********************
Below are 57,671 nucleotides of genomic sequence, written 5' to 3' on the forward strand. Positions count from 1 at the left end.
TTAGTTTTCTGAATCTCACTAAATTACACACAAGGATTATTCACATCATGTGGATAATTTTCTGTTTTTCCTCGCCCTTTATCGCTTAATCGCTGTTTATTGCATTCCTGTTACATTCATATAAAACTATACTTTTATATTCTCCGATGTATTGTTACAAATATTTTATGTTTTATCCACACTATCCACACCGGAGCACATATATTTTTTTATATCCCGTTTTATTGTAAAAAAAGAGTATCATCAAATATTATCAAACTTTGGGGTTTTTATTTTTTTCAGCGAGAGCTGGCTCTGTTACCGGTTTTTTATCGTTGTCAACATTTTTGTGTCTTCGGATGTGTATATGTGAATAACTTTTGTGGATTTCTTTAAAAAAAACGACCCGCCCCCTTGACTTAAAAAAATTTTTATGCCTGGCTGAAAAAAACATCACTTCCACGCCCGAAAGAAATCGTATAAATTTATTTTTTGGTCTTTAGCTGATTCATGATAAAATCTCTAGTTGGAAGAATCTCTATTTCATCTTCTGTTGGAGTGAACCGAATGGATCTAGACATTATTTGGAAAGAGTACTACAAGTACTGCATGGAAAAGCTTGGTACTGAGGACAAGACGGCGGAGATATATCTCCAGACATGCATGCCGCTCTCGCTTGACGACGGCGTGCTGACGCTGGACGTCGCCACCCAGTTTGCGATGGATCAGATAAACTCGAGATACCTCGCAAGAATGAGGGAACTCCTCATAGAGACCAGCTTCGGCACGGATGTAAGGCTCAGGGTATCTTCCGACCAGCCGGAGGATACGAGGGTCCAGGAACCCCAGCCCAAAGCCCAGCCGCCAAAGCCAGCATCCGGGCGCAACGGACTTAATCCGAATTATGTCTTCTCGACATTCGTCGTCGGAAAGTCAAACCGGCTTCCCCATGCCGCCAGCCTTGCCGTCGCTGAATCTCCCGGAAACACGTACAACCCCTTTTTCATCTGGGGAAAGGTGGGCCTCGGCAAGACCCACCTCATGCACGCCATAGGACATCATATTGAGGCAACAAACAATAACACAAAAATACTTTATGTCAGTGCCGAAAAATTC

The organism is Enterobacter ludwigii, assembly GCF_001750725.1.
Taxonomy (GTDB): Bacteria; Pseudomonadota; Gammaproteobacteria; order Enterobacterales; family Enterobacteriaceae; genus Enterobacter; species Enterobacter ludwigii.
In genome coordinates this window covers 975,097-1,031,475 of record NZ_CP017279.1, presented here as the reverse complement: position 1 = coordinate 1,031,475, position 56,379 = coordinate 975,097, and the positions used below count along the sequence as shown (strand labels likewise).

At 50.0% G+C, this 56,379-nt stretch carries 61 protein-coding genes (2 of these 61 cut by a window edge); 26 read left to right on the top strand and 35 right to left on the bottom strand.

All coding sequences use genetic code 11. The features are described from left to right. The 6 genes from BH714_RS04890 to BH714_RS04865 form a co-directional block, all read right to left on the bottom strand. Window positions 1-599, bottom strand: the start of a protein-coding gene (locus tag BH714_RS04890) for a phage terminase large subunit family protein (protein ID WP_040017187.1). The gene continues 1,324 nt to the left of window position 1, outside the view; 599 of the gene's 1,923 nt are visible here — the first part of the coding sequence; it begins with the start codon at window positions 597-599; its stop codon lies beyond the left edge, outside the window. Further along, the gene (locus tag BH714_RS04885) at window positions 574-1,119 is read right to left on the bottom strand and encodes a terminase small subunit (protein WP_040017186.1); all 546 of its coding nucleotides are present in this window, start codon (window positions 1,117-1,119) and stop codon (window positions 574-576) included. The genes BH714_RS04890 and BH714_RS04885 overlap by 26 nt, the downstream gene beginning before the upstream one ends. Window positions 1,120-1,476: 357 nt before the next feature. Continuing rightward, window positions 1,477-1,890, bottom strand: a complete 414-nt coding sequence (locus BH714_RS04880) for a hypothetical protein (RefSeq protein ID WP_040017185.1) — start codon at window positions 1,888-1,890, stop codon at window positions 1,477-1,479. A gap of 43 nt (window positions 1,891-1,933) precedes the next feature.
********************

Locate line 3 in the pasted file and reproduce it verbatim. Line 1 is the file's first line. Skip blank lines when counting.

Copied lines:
The organism is Enterobacter ludwigii, assembly GCF_001750725.1.